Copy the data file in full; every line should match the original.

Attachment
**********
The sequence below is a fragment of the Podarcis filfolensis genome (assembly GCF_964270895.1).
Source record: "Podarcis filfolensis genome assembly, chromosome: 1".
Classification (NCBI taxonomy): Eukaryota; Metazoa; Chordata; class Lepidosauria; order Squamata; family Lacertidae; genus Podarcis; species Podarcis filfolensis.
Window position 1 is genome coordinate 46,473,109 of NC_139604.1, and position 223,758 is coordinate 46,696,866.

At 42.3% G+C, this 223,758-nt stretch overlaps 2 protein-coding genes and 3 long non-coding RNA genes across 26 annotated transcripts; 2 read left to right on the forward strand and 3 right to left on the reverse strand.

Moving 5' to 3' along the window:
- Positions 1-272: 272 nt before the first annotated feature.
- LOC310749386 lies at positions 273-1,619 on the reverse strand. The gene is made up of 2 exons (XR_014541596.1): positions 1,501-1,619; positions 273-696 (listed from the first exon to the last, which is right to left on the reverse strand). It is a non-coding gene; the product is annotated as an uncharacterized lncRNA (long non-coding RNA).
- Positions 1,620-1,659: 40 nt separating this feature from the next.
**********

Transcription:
The sequence below is a fragment of the Podarcis filfolensis genome (assembly GCF_964270895.1).
Source record: "Podarcis filfolensis genome assembly, chromosome: 1".
Classification (NCBI taxonomy): Eukaryota; Metazoa; Chordata; class Lepidosauria; order Squamata; family Lacertidae; genus Podarcis; species Podarcis filfolensis.
Window position 1 is genome coordinate 46,473,109 of NC_139604.1, and position 223,758 is coordinate 46,696,866.

At 42.3% G+C, this 223,758-nt stretch overlaps 2 protein-coding genes and 3 long non-coding RNA genes across 26 annotated transcripts; 2 read left to right on the forward strand and 3 right to left on the reverse strand.

Moving 5' to 3' along the window:
- Positions 1-272: 272 nt before the first annotated feature.
- LOC310749386 lies at positions 273-1,619 on the reverse strand. The gene is made up of 2 exons (XR_014541596.1): positions 1,501-1,619; positions 273-696 (listed from the first exon to the last, which is right to left on the reverse strand). It is a non-coding gene; the product is annotated as an uncharacterized lncRNA (long non-coding RNA).
- Positions 1,620-1,659: 40 nt separating this feature from the next.